Yet Another ID Screed In his famously vicious review of Pierre de Chardin's book The Phenomenon of Man, Nobel laureate P.B. Medawar wrote:
Yet the greater part of it, I shall show, is nonsense, tricked out by a variety of metaphysical conceits, and its author can be excused of dishonesty only on the grounds that before deceiving others he has taken great pains to deceive himself. The Phenomenon of Man cannot be read without a feeling of suffocation, a gasping and flailing around for sense. There is an argument in it, to be sure - a feeble argument, abominably expressed - and this I shall expound in due course; but consider first the style, because it is the style that creates the illusion of content, and which is in some part the cause as well as merely the symptom of Teilhard's alarming apocalyptic seizures.
Chardin was not a creationist (just a terribly confused evolutionist), but Medawar's remarks apply wih equal force to almost any piece of modern creationist writing.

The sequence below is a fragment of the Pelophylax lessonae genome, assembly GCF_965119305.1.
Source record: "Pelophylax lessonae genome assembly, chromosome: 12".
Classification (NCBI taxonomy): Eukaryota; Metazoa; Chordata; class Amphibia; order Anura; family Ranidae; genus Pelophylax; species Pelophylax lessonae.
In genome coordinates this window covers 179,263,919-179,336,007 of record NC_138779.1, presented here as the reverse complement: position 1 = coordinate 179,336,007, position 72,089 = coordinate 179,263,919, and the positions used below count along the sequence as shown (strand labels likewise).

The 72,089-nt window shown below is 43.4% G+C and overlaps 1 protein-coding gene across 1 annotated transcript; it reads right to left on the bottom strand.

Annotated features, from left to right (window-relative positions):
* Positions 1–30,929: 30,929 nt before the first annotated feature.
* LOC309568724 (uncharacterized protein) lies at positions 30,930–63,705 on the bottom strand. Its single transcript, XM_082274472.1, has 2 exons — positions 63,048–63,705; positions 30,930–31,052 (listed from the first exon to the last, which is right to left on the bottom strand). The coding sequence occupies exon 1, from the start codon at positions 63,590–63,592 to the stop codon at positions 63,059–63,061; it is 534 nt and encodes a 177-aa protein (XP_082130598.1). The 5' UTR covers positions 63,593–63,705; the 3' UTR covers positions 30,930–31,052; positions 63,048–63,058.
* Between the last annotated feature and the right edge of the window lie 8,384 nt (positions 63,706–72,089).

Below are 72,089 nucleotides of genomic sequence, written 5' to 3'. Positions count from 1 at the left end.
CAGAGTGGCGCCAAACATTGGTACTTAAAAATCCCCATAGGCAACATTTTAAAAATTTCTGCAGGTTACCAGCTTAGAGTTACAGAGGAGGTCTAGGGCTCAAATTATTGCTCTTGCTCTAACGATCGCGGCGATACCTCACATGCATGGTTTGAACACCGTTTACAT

As an example, have a look at this embarrassing column from something called The Washington Dispatch. The Dispatch describes itself as “An objective source for social and political commentary”. Silly slogans like that are a sure sign you've arrived at a source of hard-core, right-wing baloney. (Think of Fox News as another example).
In this case the headline tells the tale: “Praying at the Alter of the Shaved Ape ”. Might as well stop right there. Nothing worth reading has ever followed a headline like that.
Happily, Ed Brayton has offered this magnificent refutation. It's worth slogging through the original article for the pleasure of seeing Ed's masterful take-down. You'll find yourself learning quite a bit about paleontology in the process.